Optical coherence tomography (OCT) is a type of advanced medical imaging that uses light waves to take near-photographic quality cross-section pictures of living tissue. The test, which received regulatory approval for cardiac use in the United States in 2010, is performed as part of an angiogram.
In interventional cardiology, OCT imaging is used to take detailed images of blood vessel walls, which help to determine the extent and burden of atherosclerotic plaque (buildup of cholesterol and other material) in your arteries. This plaque can build up and cause chest pain called angina. This detailed understanding can help an interventional cardiologist determine whether a stent is needed to treat your blockage and, if so, where to best place it. After a stent has been placed, OCT can also be used to see how well the stent is covering the plaque and ensure it’s expanded to the correct size for your vessel.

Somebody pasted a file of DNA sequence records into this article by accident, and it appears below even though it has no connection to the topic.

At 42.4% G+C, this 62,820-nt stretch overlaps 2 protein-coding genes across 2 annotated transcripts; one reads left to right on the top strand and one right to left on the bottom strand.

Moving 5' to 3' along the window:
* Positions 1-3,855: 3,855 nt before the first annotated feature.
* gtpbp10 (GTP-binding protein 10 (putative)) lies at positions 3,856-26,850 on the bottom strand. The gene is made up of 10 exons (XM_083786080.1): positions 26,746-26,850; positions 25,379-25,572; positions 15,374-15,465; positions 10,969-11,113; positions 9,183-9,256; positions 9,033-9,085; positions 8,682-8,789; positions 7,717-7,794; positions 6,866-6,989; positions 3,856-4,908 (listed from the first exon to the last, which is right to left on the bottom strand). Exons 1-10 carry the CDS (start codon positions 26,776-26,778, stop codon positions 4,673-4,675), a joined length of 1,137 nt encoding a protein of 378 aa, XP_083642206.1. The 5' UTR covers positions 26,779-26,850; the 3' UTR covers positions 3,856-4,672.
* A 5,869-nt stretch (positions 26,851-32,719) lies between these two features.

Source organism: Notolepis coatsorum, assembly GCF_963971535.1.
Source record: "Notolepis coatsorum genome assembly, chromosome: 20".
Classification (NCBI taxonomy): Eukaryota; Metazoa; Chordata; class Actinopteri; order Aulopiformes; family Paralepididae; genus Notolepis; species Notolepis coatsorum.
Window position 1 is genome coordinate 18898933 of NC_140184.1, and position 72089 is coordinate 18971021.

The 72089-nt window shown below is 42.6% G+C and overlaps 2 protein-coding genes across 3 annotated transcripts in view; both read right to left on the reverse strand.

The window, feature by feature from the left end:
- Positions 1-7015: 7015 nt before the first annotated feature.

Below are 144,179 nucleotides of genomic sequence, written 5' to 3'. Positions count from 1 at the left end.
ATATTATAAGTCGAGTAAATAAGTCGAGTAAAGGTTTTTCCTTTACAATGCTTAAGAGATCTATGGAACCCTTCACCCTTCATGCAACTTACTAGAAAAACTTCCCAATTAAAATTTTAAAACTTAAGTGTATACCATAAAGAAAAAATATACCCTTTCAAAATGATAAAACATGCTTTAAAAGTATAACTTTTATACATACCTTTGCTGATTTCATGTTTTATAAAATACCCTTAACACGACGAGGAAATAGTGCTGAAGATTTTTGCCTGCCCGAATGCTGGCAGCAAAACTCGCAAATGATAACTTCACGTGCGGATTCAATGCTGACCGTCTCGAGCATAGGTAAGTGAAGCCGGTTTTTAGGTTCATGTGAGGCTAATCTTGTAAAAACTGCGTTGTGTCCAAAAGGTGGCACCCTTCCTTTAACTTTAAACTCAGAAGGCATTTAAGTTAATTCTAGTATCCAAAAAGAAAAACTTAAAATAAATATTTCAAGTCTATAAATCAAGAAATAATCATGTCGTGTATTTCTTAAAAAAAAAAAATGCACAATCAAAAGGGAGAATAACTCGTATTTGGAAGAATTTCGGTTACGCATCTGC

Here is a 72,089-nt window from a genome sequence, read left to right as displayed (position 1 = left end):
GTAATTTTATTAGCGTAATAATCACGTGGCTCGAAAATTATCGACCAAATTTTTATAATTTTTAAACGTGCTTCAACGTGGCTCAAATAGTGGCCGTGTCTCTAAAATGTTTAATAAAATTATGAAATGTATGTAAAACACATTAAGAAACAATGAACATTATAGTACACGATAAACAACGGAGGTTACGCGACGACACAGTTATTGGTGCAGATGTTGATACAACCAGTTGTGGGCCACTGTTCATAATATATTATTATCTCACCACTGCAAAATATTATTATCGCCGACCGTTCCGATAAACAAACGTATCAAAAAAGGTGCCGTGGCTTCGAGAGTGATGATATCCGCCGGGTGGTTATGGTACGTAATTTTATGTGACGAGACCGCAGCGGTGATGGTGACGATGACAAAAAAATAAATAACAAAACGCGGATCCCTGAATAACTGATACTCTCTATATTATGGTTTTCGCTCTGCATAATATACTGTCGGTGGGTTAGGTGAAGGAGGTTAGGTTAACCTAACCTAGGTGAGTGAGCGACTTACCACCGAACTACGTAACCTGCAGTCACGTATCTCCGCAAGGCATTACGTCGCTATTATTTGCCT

More recently, studies have tested whether OCT can be used to help guide an angioplasty and stent placement, rather than being used before or after the procedure. OCT-guided procedures may offer better procedural and in-hospital outcomes.